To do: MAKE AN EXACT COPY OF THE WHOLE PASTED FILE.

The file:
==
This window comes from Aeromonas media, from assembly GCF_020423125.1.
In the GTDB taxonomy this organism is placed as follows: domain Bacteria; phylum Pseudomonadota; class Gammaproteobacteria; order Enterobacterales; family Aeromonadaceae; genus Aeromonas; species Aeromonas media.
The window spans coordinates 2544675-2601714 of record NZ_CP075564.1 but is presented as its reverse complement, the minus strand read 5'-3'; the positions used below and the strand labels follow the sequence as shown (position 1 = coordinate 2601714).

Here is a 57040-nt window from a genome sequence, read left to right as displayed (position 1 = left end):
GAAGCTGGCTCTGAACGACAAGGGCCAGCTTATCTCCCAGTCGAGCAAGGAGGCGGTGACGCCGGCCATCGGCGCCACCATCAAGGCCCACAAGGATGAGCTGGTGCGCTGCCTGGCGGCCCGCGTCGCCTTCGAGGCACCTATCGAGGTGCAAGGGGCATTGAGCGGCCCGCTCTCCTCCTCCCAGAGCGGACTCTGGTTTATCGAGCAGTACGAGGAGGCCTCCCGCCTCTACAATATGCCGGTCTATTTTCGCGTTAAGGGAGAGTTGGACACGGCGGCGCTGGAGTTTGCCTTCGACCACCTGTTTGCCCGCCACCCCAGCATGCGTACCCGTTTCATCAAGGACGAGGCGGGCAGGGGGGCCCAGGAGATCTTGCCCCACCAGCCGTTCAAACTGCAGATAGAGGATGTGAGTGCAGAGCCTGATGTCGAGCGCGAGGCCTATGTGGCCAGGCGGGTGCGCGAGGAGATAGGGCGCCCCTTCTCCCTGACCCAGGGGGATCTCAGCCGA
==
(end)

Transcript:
This window comes from Aeromonas media, from assembly GCF_020423125.1.
In the GTDB taxonomy this organism is placed as follows: domain Bacteria; phylum Pseudomonadota; class Gammaproteobacteria; order Enterobacterales; family Aeromonadaceae; genus Aeromonas; species Aeromonas media.
The window spans coordinates 2544675-2601714 of record NZ_CP075564.1 but is presented as its reverse complement, the minus strand read 5'-3'; the positions used below and the strand labels follow the sequence as shown (position 1 = coordinate 2601714).

Here is a 57040-nt window from a genome sequence, read left to right as displayed (position 1 = left end):
GAAGCTGGCTCTGAACGACAAGGGCCAGCTTATCTCCCAGTCGAGCAAGGAGGCGGTGACGCCGGCCATCGGCGCCACCATCAAGGCCCACAAGGATGAGCTGGTGCGCTGCCTGGCGGCCCGCGTCGCCTTCGAGGCACCTATCGAGGTGCAAGGGGCATTGAGCGGCCCGCTCTCCTCCTCCCAGAGCGGACTCTGGTTTATCGAGCAGTACGAGGAGGCCTCCCGCCTCTACAATATGCCGGTCTATTTTCGCGTTAAGGGAGAGTTGGACACGGCGGCGCTGGAGTTTGCCTTCGACCACCTGTTTGCCCGCCACCCCAGCATGCGTACCCGTTTCATCAAGGACGAGGCGGGCAGGGGGGCCCAGGAGATCTTGCCCCACCAGCCGTTCAAACTGCAGATAGAGGATGTGAGTGCAGAGCCTGATGTCGAGCGCGAGGCCTATGTGGCCAGGCGGGTGCGCGAGGAGATAGGGCGCCCCTTCTCCCTGACCCAGGGGGATCTCAGCCGA